Blog by Sumana Harihareswara, Changeset founder
Feelings Mixed -- Shaken, not Stirred
Hi, reader. I wrote this in 2001 and it's now more than five years old. So it may be very out of date; the world, and I, have changed a lot since I wrote it! I'm keeping this up for historical archive purposes, but the me of today may 100% disagree with what I said then. I rarely edit posts after publishing them, but if I do, I usually leave a note in italics to mark the edit and the reason. If this post is particularly offensive or breaches someone's privacy, please contact me.
Argh! I really should write several entries very soon, about my mixed feelings about mixed -- or any -- alcoholic drinks, and about the last few days of my Moscow trip a few days ago. But I will have to put those off till I have a bit more time. How do you do, hectic life?
Yesterday, I met a fella who looked remarkably like Ben Affleck. When I used my poor Russian to tell him so (I'm never quite sure how to use pohozh), he quite graciously noted that, before, [people had told him that] he resembled Hugh Grant. He told me that he's a musician. Seems as though a lot of people around these parts ID as artists of some sort. St. Petersburg as, once again, the SanFran of Russia.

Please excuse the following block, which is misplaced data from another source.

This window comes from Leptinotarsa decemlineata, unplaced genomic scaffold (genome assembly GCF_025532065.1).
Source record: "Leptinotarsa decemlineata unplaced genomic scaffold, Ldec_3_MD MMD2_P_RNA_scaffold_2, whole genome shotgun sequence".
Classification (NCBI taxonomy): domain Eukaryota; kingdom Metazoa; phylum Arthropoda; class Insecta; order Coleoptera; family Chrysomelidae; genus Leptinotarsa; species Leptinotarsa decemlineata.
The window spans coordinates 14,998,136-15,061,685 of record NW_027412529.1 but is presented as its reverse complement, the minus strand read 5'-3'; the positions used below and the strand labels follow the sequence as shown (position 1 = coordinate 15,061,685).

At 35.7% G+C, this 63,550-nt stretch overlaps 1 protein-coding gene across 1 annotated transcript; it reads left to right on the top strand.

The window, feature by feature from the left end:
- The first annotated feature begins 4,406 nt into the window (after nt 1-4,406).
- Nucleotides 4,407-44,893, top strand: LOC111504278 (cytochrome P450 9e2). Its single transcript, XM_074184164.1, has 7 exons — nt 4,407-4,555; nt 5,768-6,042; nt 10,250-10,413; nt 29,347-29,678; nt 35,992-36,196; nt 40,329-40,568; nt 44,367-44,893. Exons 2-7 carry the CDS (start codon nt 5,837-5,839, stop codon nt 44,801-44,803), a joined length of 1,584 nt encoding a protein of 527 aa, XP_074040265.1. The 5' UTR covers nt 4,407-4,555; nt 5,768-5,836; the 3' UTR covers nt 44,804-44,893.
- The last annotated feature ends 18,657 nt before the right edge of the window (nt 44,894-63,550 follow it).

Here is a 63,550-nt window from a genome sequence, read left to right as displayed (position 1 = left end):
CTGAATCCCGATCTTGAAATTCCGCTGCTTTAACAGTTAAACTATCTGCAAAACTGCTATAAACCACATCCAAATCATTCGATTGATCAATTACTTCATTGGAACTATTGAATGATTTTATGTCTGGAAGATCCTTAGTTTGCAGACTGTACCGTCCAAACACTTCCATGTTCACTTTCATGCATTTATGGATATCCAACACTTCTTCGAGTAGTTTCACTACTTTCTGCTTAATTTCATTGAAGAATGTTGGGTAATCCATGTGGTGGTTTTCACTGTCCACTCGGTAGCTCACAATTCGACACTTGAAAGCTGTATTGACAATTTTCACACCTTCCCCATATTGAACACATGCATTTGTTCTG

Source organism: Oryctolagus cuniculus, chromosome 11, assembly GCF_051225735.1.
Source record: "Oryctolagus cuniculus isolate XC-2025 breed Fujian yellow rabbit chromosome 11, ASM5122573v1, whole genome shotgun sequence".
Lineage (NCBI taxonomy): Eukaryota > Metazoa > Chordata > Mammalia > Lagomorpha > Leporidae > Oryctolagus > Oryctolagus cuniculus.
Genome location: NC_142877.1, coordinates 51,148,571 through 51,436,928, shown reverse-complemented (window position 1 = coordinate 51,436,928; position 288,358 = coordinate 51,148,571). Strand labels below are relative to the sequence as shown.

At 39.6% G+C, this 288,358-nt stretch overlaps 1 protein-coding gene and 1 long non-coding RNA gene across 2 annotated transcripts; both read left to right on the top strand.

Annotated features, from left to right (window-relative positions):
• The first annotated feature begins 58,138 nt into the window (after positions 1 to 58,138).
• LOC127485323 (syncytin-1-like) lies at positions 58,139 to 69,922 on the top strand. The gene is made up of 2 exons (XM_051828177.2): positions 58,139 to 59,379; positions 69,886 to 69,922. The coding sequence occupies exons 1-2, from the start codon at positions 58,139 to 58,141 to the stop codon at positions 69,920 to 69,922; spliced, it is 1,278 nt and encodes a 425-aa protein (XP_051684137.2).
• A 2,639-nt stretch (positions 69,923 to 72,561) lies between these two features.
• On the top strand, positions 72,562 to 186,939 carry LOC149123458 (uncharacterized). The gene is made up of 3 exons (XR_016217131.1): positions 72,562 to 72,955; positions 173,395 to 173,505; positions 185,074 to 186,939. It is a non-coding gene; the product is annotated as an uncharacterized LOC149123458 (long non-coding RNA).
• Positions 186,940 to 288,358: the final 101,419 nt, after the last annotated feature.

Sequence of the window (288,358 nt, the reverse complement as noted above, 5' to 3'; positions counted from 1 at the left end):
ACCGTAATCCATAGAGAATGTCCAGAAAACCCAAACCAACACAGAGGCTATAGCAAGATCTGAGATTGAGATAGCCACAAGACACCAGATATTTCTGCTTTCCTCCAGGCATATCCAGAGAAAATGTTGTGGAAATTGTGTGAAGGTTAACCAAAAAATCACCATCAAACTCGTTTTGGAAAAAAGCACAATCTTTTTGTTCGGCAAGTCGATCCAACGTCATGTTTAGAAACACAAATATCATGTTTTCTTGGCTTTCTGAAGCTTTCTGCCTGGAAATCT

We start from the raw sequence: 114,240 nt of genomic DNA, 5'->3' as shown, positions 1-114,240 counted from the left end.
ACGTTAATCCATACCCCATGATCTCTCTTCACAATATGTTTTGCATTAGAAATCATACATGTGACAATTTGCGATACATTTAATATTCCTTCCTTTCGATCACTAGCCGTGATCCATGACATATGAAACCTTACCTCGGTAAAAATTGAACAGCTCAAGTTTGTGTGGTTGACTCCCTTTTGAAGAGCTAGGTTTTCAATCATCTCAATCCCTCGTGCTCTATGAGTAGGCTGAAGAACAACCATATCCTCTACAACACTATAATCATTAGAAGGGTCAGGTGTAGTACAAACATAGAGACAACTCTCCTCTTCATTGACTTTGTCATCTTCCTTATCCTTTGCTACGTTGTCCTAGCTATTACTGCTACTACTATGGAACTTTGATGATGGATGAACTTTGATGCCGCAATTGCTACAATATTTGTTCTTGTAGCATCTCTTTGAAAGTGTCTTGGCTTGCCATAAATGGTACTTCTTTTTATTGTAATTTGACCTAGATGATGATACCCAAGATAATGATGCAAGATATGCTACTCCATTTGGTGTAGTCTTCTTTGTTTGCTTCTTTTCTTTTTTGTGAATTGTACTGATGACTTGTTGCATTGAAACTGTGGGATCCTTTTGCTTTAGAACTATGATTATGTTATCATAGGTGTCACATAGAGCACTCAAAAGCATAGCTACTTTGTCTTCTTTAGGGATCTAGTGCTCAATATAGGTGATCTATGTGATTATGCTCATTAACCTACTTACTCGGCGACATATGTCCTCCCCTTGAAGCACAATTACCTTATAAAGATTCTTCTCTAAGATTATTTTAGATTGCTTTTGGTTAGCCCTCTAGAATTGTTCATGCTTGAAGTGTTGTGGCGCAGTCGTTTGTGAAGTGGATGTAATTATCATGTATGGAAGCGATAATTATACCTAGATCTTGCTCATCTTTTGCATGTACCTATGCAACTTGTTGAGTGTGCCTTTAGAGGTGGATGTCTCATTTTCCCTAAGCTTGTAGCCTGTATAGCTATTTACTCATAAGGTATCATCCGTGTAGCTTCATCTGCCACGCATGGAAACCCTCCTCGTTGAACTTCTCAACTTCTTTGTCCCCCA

Moscow: Real Soon Now.
Food. I miss Mario's La Fiesta in Berkeley. Today I played tour guide (the topic was Directions/Locations in Grammar class) and I could have talked for 20 minutes about Berkeley. "And across from Rasputin is Cody's..."
And yesterday I was in a restaurant, where -- as is usual in Russia if there's not enough space -- I was seated at a largish table with a stranger, another solitary customer. She started a conversation with me -- unusual, as usually in these arrangements the two parties don't communicate. (Think Misha & the American Gang from the first part of my unfinished Moscow travelogue.) Turns out that she's a native Leningrader who's been in New York for the past five years to study... accounting. (?!) We spoke in English.
Sandwich boards. I have seen men wearing sandwich boards to
advertise really unlikely-seeming products and services.
Whenever I see someone wearing a sandwich board, I think -- rather facetiously -- Oh yeah, that's why I'm in college."